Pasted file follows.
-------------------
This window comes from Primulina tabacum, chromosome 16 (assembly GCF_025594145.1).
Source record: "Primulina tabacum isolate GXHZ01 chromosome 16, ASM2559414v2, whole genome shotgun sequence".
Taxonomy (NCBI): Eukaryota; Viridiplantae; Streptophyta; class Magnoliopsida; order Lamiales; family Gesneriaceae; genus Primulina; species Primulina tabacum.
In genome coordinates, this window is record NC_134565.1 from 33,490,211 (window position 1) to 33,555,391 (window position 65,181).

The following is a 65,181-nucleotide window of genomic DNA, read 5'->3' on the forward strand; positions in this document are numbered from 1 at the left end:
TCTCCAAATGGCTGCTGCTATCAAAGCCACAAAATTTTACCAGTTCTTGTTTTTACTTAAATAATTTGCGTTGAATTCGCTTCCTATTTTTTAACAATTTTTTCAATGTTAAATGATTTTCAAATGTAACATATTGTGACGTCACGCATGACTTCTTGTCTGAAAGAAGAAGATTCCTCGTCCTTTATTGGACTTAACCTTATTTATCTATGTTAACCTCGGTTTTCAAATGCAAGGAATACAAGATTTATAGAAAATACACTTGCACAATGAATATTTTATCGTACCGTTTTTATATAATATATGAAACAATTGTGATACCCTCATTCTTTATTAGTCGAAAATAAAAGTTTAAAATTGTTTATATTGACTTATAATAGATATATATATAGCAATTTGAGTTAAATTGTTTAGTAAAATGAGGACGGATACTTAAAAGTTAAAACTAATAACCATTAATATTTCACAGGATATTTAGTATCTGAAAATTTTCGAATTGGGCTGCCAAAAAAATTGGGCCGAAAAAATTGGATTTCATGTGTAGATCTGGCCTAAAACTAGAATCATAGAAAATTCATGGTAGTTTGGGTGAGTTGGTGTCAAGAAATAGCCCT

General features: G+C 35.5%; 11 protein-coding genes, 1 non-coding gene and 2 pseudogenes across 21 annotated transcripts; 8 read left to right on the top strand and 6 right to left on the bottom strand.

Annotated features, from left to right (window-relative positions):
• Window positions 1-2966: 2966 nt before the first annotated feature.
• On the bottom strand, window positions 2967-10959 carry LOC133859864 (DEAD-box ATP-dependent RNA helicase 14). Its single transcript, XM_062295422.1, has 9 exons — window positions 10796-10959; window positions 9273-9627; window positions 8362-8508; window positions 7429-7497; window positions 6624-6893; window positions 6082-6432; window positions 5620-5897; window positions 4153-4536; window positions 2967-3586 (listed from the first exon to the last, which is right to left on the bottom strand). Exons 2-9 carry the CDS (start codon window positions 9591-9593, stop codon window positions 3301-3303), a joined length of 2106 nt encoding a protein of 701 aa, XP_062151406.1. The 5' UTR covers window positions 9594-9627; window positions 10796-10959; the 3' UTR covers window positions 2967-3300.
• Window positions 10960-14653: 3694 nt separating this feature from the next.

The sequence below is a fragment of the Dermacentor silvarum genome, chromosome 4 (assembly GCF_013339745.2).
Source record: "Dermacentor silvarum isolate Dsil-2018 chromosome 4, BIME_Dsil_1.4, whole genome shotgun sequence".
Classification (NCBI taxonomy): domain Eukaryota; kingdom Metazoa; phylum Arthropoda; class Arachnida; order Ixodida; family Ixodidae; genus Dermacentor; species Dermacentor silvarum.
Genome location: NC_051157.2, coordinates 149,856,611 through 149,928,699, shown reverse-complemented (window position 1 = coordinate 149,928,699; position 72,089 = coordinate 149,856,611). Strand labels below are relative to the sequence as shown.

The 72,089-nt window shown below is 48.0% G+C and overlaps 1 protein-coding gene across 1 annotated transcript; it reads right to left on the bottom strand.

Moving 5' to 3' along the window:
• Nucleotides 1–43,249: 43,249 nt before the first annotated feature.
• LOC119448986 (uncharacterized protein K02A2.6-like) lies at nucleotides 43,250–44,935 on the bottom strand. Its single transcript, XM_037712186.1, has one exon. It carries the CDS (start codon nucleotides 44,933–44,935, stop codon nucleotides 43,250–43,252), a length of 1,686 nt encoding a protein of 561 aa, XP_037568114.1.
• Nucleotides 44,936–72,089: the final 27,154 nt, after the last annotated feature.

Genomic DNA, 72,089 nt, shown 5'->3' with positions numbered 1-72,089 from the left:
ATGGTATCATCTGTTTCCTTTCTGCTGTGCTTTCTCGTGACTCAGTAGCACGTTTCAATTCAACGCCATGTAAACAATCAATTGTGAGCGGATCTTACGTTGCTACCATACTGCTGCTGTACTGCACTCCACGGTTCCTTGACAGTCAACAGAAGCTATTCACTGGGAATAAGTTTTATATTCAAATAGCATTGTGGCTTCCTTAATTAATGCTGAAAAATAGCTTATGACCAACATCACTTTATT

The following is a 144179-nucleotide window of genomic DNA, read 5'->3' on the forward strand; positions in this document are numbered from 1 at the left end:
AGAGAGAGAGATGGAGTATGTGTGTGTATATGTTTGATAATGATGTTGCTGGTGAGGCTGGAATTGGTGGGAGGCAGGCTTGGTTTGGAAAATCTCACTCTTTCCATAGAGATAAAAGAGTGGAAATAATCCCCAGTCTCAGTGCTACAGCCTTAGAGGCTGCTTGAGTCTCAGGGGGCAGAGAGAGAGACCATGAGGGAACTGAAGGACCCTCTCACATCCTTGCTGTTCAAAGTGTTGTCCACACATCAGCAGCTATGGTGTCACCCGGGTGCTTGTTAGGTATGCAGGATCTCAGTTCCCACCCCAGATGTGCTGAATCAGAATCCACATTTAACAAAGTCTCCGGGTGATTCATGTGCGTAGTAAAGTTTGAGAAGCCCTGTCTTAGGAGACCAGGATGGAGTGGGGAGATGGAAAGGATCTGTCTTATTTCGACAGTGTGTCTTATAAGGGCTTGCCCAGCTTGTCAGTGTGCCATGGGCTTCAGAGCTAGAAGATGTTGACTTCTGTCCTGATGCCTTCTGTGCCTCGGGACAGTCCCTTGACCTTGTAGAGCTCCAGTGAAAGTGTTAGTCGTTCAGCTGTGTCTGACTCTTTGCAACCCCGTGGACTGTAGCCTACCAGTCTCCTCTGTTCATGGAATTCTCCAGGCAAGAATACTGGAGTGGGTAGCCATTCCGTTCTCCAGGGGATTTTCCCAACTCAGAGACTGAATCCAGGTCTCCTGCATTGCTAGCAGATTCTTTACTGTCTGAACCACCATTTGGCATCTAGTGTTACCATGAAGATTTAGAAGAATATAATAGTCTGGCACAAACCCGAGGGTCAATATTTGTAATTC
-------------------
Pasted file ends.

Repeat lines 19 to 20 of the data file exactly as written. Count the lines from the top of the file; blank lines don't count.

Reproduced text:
• LOC119448986 (uncharacterized protein K02A2.6-like) lies at nucleotides 43,250–44,935 on the bottom strand. Its single transcript, XM_037712186.1, has one exon. It carries the CDS (start codon nucleotides 44,933–44,935, stop codon nucleotides 43,250–43,252), a length of 1,686 nt encoding a protein of 561 aa, XP_037568114.1.
• Nucleotides 44,936–72,089: the final 27,154 nt, after the last annotated feature.